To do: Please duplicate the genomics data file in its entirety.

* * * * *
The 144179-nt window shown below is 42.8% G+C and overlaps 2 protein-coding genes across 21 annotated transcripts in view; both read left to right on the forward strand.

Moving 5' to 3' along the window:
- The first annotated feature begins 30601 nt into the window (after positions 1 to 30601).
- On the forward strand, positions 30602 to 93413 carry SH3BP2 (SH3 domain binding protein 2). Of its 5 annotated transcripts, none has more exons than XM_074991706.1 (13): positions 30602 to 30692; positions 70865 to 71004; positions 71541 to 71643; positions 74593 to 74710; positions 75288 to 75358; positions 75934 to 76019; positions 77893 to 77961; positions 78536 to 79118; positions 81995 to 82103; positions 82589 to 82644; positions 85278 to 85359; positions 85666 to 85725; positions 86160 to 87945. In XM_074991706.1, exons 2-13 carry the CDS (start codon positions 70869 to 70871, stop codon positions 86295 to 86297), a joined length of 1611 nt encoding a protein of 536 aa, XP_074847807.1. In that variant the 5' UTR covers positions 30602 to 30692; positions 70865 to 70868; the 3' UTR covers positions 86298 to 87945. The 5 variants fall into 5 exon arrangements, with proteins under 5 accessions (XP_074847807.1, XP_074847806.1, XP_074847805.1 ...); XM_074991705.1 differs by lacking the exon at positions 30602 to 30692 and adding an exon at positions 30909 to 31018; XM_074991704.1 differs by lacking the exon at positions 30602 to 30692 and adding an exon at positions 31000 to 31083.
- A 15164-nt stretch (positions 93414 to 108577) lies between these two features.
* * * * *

The 144179-nt window shown below is 42.8% G+C and overlaps 2 protein-coding genes across 21 annotated transcripts in view; both read left to right on the forward strand.

Moving 5' to 3' along the window:
- The first annotated feature begins 30601 nt into the window (after positions 1 to 30601).
- On the forward strand, positions 30602 to 93413 carry SH3BP2 (SH3 domain binding protein 2). Of its 5 annotated transcripts, none has more exons than XM_074991706.1 (13): positions 30602 to 30692; positions 70865 to 71004; positions 71541 to 71643; positions 74593 to 74710; positions 75288 to 75358; positions 75934 to 76019; positions 77893 to 77961; positions 78536 to 79118; positions 81995 to 82103; positions 82589 to 82644; positions 85278 to 85359; positions 85666 to 85725; positions 86160 to 87945. In XM_074991706.1, exons 2-13 carry the CDS (start codon positions 70869 to 70871, stop codon positions 86295 to 86297), a joined length of 1611 nt encoding a protein of 536 aa, XP_074847807.1. In that variant the 5' UTR covers positions 30602 to 30692; positions 70865 to 70868; the 3' UTR covers positions 86298 to 87945. The 5 variants fall into 5 exon arrangements, with proteins under 5 accessions (XP_074847807.1, XP_074847806.1, XP_074847805.1 ...); XM_074991705.1 differs by lacking the exon at positions 30602 to 30692 and adding an exon at positions 30909 to 31018; XM_074991704.1 differs by lacking the exon at positions 30602 to 30692 and adding an exon at positions 31000 to 31083.
- A 15164-nt stretch (positions 93414 to 108577) lies between these two features.